The city of Bangalore is known as India’s Silicon Valley, an IT hub which attracts the best domestic and international technology companies. Bangalore has become a land of advanced tech and entrepreneurship. The industry surrounding these companies generates billions of dollars. It is exciting to see a booming city in the state of Karnataka in the southern part of India. However, Bangalore has a lot more to offer than just its tech scene.
I stayed at the luxury Shangri-La Hotel in the heart of Bangalore, an ideal location in between the city’s business district and historic attractions. We began the tour of the city by driving around to see its best highlight, the Bangalore Palace. It is one of the significant highlights of the city and the nearest attraction to the hotel. This Gothic-style palace, inspired by Windsor Castle, was built by the British guardians of Maharaja Chamaraja Wadiyar in 1878. The palace looks like a fairy tale castle with its fortified towers inspired by the Tudor period. The climbing green plants around the palace make it look vibrant and pleasing on the eye. We only had a quick glimpse of the palace from the outside. There was no time to enter to visit its gardens and the interior halls and rooms. The guide told me that the palace is often used as a venue for cultural programs and music events.
Government Museum and Industrial & Technological Museum
We drove along Kasturba Road and stopped opposite a red building, the Government Museum, which was built in 1865 and is one of the oldest museums in India. It is now an archaeological museum, holding archaeological pieces and geological artefacts. Next to this museum is the Visvesvaraya Industrial and Technological Museum with a military aircraft positioned outside the building. School children were queuing to enter the museum. With three floors, it covers a wide range of exhibits covering engines, machinery and aerospace technology, while it also hosts a science gallery displaying information on sound and optics. Both museums have been built on the edge of Cubbon Park, a centrally located woodland in the city, full of lavish flora and fauna plantations.
We travelled to the other side of Cubbon Park and arrived at Dr. Ambedkar Road, a large boulevard which is the location of several monuments. On one side is Vidhana Soudhathe Legislative Chamber of Karnataka and on the other side of the road is Attara Kacheri (High Court of Karnataka).
The foundation stone of Vidhana Soudha was laid down by the late Prime Minister of India, Jawaharlal Nehru in 1951. The construction of the state of Karnataka legislature was completed in 1956. The beautiful exterior of the four-storey building looks like a palace. The façade of the building has elements inspired by the Hindu temples of Southern India. The Vidhana Soudha is normally closed on Sundays, so it was not possible to see the interior of the building.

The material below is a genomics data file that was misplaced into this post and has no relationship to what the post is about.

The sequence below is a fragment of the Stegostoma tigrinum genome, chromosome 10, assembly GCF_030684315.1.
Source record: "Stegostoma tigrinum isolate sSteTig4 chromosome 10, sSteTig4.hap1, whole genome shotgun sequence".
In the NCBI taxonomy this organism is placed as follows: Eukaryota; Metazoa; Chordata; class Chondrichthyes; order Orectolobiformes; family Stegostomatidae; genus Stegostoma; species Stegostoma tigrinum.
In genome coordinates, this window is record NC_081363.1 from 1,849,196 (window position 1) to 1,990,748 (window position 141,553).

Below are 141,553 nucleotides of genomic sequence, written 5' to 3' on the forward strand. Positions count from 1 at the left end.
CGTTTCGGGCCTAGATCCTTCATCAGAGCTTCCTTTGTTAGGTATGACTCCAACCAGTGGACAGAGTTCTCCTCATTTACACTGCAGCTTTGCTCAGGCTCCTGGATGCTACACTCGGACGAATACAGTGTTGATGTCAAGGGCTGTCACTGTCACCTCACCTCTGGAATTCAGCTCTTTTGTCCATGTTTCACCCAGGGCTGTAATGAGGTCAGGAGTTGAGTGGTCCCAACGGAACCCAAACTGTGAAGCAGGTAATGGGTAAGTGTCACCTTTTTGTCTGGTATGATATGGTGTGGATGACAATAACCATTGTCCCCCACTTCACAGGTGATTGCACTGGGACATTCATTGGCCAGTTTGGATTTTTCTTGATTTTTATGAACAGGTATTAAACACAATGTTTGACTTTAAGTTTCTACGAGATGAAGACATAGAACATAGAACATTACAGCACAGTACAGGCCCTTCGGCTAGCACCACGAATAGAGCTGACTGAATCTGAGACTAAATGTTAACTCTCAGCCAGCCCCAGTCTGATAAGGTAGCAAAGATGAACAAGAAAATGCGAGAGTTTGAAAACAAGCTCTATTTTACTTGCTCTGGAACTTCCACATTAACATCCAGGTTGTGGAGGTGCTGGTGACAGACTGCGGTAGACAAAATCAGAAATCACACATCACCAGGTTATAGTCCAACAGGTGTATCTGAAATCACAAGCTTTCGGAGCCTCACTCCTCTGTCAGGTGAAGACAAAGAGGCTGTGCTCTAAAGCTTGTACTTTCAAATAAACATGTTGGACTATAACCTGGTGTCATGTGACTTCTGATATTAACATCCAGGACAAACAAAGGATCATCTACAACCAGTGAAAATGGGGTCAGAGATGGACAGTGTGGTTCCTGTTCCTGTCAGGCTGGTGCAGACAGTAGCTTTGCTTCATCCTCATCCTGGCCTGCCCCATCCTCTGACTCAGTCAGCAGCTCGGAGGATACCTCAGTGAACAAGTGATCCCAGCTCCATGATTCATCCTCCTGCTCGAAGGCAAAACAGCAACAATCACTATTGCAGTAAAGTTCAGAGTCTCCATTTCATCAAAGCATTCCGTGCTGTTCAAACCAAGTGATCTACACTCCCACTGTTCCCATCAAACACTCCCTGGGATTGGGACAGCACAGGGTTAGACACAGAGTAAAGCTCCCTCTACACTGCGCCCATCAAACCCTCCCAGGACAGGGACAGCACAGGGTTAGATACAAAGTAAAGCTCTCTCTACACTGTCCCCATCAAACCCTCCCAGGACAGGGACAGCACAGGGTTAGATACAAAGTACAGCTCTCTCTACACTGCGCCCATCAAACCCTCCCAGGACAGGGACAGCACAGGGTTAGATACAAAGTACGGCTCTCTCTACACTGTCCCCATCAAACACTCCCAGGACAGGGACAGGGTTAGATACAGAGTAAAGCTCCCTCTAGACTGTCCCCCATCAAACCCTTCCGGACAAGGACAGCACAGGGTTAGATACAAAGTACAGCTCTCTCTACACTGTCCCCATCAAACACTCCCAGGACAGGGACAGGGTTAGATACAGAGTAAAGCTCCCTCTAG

Opposite Vidhana Soudha in Dr. Ambedkar Road is the Attara Kacheri Building. Covered in red ochre paint Attara Kacheri has been designed in a neoclassical style. Mr. Lewin Bentham Bowring, a British civil servant in India who served as the commissioner of Mysore (from 1862 to 1870) visualized and planned the construction of the building. The work on the building started in the year 1864 and was completed in 1868. Attara means ‘eighteen’ and Kacheri means ‘department’. In the past, the building housed all 18 official government offices including the High Court, but now it is only functional as the High Court of Karnataka.
Nandhi Temple (Bull Temple)
We continued our tour of Bangalore and arrived in Bull Temple Road. We entered Bugle Rock Park to see the Nandhi Temple, which is the place of a sacred Hindu Demi-God called Nandi. Nandi means Joyful in Sanskrit. This temple, according to Hindu mythology, is solely for Nandi, the sacred bull who is a devotee of Lord Shiva. We walked up the stairs to reach the temple on a hilly part of the park. The temple was built in 1537, which is also called Dodda Basavana Gudi and is the biggest Nandi temple in the world. The façade of the temple was built in the 20th century in the form of a tower adorned with the figures of Shiva and other Hindu motifs.
I was in Bangalore to attend the Karnataka International Travel Expo (KITE) in August 2019. KITE hosted over 400 buyers and media representatives from 29 countries to meet local travel operators and sellers presenting the best of Karnataka. It is a great opportunity for guests to learn all about the wonders of the state’s heritage, architecture and Tourism Eco-system. Sri BS Yediyurappa, the Chief Minister of Karnataka inaugurated KITE and opened the state to the potential of a greater growth in tourism. He stated that “Karnataka has immense potential to become a world-class destination and we in Karnataka are supporting the efforts of the tourism department to market the state globally.”
There is a lot more to see in Bangalore and the surrounding areas in Karnataka. In the next part, I look at Bangalore’s natural wonders and explore more historical places.
For more information about Bangalore, visit www.karnatakatourism.org
To see more of Reza’s images of Bangalore, go to www.amirinia.com/india.